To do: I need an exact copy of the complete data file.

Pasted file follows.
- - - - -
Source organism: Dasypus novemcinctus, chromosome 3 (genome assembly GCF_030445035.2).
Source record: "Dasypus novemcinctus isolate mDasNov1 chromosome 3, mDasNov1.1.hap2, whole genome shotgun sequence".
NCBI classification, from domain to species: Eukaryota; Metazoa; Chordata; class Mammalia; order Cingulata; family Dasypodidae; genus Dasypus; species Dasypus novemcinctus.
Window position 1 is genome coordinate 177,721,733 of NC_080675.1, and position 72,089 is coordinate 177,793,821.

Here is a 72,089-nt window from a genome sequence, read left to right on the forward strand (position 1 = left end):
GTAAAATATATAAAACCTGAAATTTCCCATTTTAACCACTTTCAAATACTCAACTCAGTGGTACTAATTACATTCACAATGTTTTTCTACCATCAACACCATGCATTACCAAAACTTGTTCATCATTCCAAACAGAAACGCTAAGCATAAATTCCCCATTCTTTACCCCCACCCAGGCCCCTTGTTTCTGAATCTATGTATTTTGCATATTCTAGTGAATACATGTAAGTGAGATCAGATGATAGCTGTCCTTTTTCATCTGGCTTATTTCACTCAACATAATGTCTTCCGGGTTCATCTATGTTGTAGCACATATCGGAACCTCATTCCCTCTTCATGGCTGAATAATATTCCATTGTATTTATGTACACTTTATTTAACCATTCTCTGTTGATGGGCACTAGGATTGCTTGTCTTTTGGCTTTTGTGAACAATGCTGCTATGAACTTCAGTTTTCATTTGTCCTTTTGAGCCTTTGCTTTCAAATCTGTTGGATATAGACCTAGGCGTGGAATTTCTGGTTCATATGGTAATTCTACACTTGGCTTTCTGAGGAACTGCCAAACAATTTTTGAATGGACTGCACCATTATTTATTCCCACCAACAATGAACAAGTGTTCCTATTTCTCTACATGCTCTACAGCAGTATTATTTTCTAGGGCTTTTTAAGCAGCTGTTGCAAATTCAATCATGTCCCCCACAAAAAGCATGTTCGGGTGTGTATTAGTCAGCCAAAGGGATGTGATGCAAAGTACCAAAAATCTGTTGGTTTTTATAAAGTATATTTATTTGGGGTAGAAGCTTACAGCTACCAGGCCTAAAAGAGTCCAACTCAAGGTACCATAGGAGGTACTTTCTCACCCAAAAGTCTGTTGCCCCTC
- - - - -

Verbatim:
Source organism: Dasypus novemcinctus, chromosome 3 (genome assembly GCF_030445035.2).
Source record: "Dasypus novemcinctus isolate mDasNov1 chromosome 3, mDasNov1.1.hap2, whole genome shotgun sequence".
NCBI classification, from domain to species: Eukaryota; Metazoa; Chordata; class Mammalia; order Cingulata; family Dasypodidae; genus Dasypus; species Dasypus novemcinctus.
Window position 1 is genome coordinate 177,721,733 of NC_080675.1, and position 72,089 is coordinate 177,793,821.

Here is a 72,089-nt window from a genome sequence, read left to right on the forward strand (position 1 = left end):
GTAAAATATATAAAACCTGAAATTTCCCATTTTAACCACTTTCAAATACTCAACTCAGTGGTACTAATTACATTCACAATGTTTTTCTACCATCAACACCATGCATTACCAAAACTTGTTCATCATTCCAAACAGAAACGCTAAGCATAAATTCCCCATTCTTTACCCCCACCCAGGCCCCTTGTTTCTGAATCTATGTATTTTGCATATTCTAGTGAATACATGTAAGTGAGATCAGATGATAGCTGTCCTTTTTCATCTGGCTTATTTCACTCAACATAATGTCTTCCGGGTTCATCTATGTTGTAGCACATATCGGAACCTCATTCCCTCTTCATGGCTGAATAATATTCCATTGTATTTATGTACACTTTATTTAACCATTCTCTGTTGATGGGCACTAGGATTGCTTGTCTTTTGGCTTTTGTGAACAATGCTGCTATGAACTTCAGTTTTCATTTGTCCTTTTGAGCCTTTGCTTTCAAATCTGTTGGATATAGACCTAGGCGTGGAATTTCTGGTTCATATGGTAATTCTACACTTGGCTTTCTGAGGAACTGCCAAACAATTTTTGAATGGACTGCACCATTATTTATTCCCACCAACAATGAACAAGTGTTCCTATTTCTCTACATGCTCTACAGCAGTATTATTTTCTAGGGCTTTTTAAGCAGCTGTTGCAAATTCAATCATGTCCCCCACAAAAAGCATGTTCGGGTGTGTATTAGTCAGCCAAAGGGATGTGATGCAAAGTACCAAAAATCTGTTGGTTTTTATAAAGTATATTTATTTGGGGTAGAAGCTTACAGCTACCAGGCCTAAAAGAGTCCAACTCAAGGTACCATAGGAGGTACTTTCTCACCCAAAAGTCTGTTGCCCCTC